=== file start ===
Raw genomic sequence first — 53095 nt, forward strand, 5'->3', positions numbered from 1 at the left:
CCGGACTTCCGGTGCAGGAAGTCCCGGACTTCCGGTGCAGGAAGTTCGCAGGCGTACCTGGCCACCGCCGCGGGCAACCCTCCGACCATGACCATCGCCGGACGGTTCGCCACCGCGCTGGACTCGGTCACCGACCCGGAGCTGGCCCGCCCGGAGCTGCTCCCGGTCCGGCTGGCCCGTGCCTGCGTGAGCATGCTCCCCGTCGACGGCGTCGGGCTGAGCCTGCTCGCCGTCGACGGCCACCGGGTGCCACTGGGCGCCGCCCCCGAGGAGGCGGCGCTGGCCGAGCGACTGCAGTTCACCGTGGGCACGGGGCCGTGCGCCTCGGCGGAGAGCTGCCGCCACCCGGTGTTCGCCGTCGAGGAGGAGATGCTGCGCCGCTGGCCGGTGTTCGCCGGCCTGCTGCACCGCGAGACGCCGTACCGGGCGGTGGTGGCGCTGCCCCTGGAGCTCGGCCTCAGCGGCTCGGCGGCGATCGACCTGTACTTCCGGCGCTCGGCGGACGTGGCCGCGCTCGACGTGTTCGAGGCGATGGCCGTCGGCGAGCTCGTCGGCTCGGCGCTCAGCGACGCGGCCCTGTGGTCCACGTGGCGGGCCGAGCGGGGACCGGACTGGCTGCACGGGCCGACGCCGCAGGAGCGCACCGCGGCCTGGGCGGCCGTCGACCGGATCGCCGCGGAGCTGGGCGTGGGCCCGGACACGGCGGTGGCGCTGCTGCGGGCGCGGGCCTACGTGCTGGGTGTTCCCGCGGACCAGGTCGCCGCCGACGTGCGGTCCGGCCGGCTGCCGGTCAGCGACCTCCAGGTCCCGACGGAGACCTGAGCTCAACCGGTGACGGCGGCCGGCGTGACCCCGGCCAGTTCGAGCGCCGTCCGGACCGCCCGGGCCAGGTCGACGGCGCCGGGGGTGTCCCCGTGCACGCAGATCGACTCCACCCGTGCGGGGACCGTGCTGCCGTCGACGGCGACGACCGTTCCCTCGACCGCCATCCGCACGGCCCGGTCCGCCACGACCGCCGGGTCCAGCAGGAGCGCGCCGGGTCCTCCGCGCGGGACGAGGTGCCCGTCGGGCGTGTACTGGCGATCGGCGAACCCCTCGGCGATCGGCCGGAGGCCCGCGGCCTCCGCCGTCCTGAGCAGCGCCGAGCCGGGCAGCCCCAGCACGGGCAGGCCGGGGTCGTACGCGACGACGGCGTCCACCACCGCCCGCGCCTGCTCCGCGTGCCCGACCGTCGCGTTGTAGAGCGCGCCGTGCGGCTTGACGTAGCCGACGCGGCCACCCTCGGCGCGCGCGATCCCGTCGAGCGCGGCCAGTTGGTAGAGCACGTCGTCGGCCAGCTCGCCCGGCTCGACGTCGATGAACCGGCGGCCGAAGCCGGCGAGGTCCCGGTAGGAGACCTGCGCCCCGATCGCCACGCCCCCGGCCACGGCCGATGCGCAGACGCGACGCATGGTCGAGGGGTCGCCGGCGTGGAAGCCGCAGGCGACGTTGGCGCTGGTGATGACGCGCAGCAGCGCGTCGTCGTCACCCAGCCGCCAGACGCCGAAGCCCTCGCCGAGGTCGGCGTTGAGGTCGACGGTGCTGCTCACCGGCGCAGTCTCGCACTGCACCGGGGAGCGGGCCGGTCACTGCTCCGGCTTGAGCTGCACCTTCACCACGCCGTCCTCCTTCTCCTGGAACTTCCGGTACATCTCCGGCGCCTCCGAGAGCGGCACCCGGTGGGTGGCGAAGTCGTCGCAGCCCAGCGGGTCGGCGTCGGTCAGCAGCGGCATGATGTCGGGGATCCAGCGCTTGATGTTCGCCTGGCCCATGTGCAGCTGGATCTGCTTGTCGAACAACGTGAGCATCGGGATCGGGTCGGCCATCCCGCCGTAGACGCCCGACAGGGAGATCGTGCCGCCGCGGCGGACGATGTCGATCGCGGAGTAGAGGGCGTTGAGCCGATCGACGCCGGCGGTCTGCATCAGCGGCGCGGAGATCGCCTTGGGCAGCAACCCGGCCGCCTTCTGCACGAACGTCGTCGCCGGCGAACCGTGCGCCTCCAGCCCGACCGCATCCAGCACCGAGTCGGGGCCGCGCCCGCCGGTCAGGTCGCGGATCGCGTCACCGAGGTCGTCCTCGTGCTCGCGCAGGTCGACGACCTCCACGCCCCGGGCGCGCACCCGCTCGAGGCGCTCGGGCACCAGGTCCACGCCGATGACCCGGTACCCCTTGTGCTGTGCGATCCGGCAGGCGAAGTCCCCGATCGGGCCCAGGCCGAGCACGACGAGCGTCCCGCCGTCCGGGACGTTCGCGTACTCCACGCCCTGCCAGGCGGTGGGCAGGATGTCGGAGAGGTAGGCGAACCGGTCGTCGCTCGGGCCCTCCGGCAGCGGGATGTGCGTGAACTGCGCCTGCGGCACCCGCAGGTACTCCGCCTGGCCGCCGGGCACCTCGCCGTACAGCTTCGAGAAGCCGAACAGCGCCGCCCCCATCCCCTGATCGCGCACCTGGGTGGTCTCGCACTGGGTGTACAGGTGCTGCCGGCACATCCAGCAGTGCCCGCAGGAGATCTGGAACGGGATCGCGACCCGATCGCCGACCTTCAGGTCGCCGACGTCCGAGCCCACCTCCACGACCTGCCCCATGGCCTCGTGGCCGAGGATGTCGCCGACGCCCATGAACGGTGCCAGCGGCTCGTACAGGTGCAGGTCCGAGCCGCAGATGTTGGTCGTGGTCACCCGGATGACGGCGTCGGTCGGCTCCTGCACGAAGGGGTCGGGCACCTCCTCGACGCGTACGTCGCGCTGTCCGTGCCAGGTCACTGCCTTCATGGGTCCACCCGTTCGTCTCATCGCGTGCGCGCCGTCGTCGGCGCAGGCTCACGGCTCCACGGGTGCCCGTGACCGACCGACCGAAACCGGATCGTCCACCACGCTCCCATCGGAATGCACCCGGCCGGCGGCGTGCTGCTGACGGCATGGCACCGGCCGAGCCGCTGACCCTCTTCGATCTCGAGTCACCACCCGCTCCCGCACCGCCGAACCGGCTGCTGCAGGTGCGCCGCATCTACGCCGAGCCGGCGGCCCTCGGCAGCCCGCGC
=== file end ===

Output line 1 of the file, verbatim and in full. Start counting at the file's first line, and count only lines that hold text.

Raw genomic sequence first — 53095 nt, forward strand, 5'->3', positions numbered from 1 at the left: